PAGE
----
Sunday, March 25, 2007

our bodies' subtle messages

Yesterday, I was perusing the blog of two fellow acupuncturists in New York City - Juliette Aiyana and Jessica Silver. I had the pleasure of meeting Jessica in person last winter during a visit to my in-laws in upstate NY. In addition to working at Juliette's clinic in New York City (see, Jessica worked a few days a week at the office of my mother-in-law's acupuncturist, Mr. Wolf, in Poughkeepsie. She and I were at similar stages in our acupuncture career, and I really enjoyed connecting with her and hearing about her experiences with the school she studied at and starting out in this field.

Back in January, Jessica wrote a blog post entitled Listen to the Whispers. You can read it here: Her post really resonated with me and struck me as something I would have liked to have written myself. She wrote about the importance of listening to our bodies' subtle messages - those little whispers - before they turn into full-blown screams and debilitating conditions.

It reminded me of this week's episode of Grey's Anatomy, in which a man came to the clinic with pain in his foot. He demanded painkillers, and presto!, because he wanted to leave again as quickly as possible in order to get back to work. His workers needed him! The attending intern, Cristina Yang, asked him to remove his sock, so she could take a look at his foot. The patient refused. He just wanted to get his painkillers and be on his way. In essence, he sought just to drown out and override any signs his body might have been giving him to signal that it needed attention. His foot had been bothering him for some time, but he had refused to take the time out from work or even acknowledge that there might be something wrong. This particular patient had Type II diabetes, and, as it turned out, the sores on his foot had progressed to such a severe state that the whole foot needed to be amputated! You can imagine that, upon receiving these news, the patient wished he had listened to the signs his body had been sending him sooner!

This is a very drastic example of what can happen if we ignore our bodies' subtle messages. Oftentimes, what is happening in our bodies will also reflect what is going on on an emotional level. For instance, I used to get recurrent bouts of tonsillitis. The throat chakra has to do with having a voice. I realized at one point how much my sore throats had to do with not feeling that I was able to speak my truth. I could be sure to get an episode of a raging sore throat whenever I was going through a difficult time with my family and I had resentment build up internally. Instead of giving voice to these feelings, they would get stuck in my throat and cause me physical discomfort and pain. I started focusing on releasing these emotions. That didn't necessarily mean expressing my feelings to someone else's face. Rather to just acknowledge them to myself and realize there was no need for me to hold on to them and internalize them physically.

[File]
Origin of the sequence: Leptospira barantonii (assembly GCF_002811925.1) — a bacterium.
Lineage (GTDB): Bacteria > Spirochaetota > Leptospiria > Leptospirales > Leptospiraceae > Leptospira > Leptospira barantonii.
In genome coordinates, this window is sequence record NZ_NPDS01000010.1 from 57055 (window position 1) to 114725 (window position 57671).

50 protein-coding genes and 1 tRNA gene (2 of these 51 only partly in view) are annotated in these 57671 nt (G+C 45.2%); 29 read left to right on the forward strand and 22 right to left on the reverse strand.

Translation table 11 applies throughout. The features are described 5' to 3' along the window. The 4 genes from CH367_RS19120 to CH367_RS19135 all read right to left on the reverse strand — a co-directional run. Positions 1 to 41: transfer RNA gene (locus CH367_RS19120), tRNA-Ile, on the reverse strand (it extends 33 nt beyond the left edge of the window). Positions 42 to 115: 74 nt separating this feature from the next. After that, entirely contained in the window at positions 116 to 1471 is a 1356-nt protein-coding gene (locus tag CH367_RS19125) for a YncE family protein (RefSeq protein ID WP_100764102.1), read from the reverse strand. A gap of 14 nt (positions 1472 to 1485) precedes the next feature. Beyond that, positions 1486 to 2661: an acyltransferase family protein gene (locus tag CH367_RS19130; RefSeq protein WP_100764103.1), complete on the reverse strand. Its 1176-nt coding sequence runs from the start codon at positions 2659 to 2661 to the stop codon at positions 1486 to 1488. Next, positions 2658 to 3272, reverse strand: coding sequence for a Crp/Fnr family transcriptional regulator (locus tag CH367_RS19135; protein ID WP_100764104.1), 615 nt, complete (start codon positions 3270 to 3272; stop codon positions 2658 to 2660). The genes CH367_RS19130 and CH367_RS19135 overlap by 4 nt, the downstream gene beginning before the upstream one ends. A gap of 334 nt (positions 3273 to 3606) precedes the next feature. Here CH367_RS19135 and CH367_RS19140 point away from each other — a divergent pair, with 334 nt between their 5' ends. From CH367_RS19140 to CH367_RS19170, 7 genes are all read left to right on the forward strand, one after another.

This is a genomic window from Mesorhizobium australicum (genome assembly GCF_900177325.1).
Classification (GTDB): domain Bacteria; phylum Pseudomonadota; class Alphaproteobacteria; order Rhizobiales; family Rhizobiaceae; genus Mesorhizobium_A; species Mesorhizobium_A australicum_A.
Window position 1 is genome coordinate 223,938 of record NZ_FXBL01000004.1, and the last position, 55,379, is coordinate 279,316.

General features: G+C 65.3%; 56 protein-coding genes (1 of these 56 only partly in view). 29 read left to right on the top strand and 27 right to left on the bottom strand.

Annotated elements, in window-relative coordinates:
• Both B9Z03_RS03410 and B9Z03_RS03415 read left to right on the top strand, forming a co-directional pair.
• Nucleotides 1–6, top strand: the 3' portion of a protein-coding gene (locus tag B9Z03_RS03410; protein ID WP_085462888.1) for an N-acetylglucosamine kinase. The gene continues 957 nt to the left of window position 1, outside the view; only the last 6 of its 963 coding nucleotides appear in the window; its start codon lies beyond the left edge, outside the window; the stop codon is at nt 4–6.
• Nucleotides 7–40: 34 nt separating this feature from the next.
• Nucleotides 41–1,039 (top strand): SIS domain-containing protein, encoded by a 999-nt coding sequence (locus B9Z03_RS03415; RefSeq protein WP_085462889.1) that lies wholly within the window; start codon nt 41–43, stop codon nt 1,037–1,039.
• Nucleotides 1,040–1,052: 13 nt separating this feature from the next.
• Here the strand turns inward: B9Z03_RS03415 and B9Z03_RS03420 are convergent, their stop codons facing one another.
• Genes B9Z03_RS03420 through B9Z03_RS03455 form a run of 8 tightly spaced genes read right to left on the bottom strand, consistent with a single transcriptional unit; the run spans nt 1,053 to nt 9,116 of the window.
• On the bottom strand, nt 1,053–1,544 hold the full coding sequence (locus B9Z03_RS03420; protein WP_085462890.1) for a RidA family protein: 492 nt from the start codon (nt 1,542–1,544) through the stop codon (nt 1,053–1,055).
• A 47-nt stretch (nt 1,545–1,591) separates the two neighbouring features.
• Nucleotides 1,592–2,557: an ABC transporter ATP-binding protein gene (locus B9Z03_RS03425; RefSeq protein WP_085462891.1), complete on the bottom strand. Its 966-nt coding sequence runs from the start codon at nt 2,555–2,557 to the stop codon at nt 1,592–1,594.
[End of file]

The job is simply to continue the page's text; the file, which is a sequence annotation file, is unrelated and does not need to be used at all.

Emotions are a form of energy, and energy can be transformed into matter. Thus, if we experience an emotion repeatedly and over a long period of time, eventually, it will lodge in our body in some form or another. In Chinese Medicine, every organ system is associated with a particular emotion. The Lungs are associated with grief or sadness, the Kidneys with fear, the Liver with anger, frustration, or irritability, the Heart with excessive joy, hastiness, or impatience, and the Spleen with over thinking or excessive worrying. An imbalance in any of the organs can bring about a particular emotion, and, vice versa, an emotion in excess may weaken the organ system pertaining to it. For example, in TCM (Traditional Chinese Medicine), we speak about the classic "student syndrome," where students, due to their excessive thinking and brain work, will suffer from poor digestion, as their Spleen system (which, in TCM, is primarily important for digestion) becomes impaired. Another strong example is the story of Christopher Reeve's wife, a non-smoker, who died of Lung cancer at the young age of 44, less than a year after her husband's death. The grief she was stricken by materialized in her lungs in the form of cancer. On the flipside of this, people who have an inherent deficiency in their Lungs (those suffering from conditions such as asthma and chronic respiratory diseases) often have a stronger tendency towards depression.

As Jessica points out in her blog post, an acupuncturist can help greatly to bring the body back into balance when we first start to feel those subtle signs of imbalance. Western Medicine may not detect anything wrong with diagnostic tests, but your body will tell you when it needs your attention. Listen to your body and allow it what it needs to rest and rejuvenate. Go for a walk out in nature. Dance to your favorite music. Play with your kids or your dog. Take a bubble bath. Get a facial, manicure, or pedicure. Drink a hot cup of tea and put your feet up on the sofa. Do some Yoga or Qi Gong. Go for a run. Watch a funny movie. Read a good book. Sit and meditate. Schedule a massage or an acupuncture session. Whatever it is that makes your body and soul feel refreshed!

with love,